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Can math predict our growth and diseases? How do our genes give rise to proteins, proteins to cells, and cells to tissues and organs? What makes a cluster of cells become a liver, or a muscle? The incredible complexity of how these biological systems interact boggles the mind — and drives the work of biomedical scientists around the world. Now a mathematician and biologist are formalizing a way of thinking about these concepts that may help us understand our bodies successes and failures, and those incidents in other living things. Writing in the Proceedings of the National Academy of Sciences PNAS, the pair from the University of Michigan (UM) Medical School and University of California, Berkeley introduce a framework for using math to understand how genetic information along with the interactions between cells, can give rise to a particular type of tissue. They note it's a highly idealized plan — and cannot that takes into account every detail of this process, called 'emergence of function'. But, by making a simplified mathematical model, they hope to create a tool scientists find useful in understanding what is expected to happen over time in living tissue. Indika Rajapakse PhD, UM Medical School assistant professor of computational medicine, and Stephen Smale PhD, Berkeley professor emeritus, have worked independently on these concepts for several years. They draw on the work of Alan Turing, the pioneering British mathematician. Turing is famous for creating a predefined set of rules to determine a result — the result being breaking secret coded war plans — from a set of variables Nazi code writers were changing daily. The "Turing machine" is the computer algorithm which helped end WWII.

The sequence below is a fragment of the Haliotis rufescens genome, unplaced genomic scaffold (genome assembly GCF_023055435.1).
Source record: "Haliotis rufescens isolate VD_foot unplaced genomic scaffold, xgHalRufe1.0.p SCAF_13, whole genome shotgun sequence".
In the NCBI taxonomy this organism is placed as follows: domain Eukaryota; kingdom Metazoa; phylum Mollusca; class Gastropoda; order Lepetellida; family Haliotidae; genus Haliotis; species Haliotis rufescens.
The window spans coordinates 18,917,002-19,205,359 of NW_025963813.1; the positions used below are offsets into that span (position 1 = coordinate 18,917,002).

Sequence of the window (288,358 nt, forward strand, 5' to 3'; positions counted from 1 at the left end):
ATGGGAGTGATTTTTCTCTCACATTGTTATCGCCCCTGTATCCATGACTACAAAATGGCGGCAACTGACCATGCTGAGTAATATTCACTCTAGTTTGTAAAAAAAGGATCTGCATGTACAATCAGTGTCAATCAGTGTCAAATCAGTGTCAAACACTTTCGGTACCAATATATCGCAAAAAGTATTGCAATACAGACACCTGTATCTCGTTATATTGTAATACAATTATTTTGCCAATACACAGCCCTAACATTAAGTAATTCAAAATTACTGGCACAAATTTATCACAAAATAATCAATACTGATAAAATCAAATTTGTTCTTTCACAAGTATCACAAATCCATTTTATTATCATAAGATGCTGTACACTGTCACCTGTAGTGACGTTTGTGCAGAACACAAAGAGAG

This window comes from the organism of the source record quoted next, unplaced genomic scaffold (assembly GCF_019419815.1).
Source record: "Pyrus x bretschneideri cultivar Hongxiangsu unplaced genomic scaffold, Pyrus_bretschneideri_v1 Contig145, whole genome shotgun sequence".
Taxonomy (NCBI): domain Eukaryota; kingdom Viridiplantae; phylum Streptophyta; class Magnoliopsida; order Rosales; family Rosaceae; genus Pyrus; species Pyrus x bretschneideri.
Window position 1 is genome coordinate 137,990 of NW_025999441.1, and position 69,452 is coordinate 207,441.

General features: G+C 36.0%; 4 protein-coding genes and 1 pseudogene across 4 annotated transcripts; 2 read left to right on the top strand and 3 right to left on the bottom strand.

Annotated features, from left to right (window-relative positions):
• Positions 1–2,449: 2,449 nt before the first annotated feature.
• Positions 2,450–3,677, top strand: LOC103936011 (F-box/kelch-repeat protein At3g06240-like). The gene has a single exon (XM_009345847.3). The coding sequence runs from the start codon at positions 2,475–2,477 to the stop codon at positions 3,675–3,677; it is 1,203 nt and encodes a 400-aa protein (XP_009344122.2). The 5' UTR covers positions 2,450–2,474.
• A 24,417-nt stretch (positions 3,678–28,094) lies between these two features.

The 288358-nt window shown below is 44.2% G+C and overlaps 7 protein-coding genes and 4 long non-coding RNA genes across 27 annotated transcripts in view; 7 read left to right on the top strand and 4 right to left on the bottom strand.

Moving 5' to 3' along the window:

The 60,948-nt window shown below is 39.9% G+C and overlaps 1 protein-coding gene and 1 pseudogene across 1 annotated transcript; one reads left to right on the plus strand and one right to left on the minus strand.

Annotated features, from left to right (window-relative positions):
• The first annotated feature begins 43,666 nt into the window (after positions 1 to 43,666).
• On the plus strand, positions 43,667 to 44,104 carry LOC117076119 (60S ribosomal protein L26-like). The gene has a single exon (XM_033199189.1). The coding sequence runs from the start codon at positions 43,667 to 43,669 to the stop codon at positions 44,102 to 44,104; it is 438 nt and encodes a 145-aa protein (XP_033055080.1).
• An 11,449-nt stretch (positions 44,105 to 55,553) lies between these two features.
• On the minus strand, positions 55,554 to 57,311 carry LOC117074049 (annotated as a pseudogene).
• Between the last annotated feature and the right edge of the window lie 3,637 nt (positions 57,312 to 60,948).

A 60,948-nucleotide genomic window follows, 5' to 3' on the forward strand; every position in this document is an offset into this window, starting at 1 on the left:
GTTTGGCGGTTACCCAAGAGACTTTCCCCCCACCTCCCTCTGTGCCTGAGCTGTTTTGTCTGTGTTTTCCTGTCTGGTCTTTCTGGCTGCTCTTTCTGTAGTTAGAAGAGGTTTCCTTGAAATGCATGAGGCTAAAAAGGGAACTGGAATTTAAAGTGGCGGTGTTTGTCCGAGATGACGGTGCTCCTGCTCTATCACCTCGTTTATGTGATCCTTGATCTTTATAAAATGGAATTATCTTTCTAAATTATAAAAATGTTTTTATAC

Rajapakse's team of biologists and engineers capture human genome dynamics in three dimensions using biochemistry together with high resolution imaging. Stephen Smale PhD, is considered a pioneer of modeling dynamical systems that change over time and in space. He won the Fields Medal in 1966 — the highest prize in mathematics.
The Defense Advanced Research Projects Agency, or DARPA now funds Rajapakse's research exploring the emergence of function. Rajapakse will focuse on cancer and cell reprogramming, collaborating with fellow members of the UM Translational Oncology Program and Thomas Ried MD, at the National Cancer Institute. Their goal is to use mathematics to explain the latest results of basic cancer research. The 19th International Conference on Mathematical and Computational Biology is being held October 30  31, 2017 in Barcelona, Spain. Significance Abstract Key words: diffusion emergence genome dynamics monotonicity tissue dynamics Reference: PNAS, February 14, 2017 doi: 10.1073/pnas.1621145114 
Mar 7, 2017 Fetal Timeline Maternal Timeline News News Archive Using advanced mathematics, researchers hope to create models of biological systems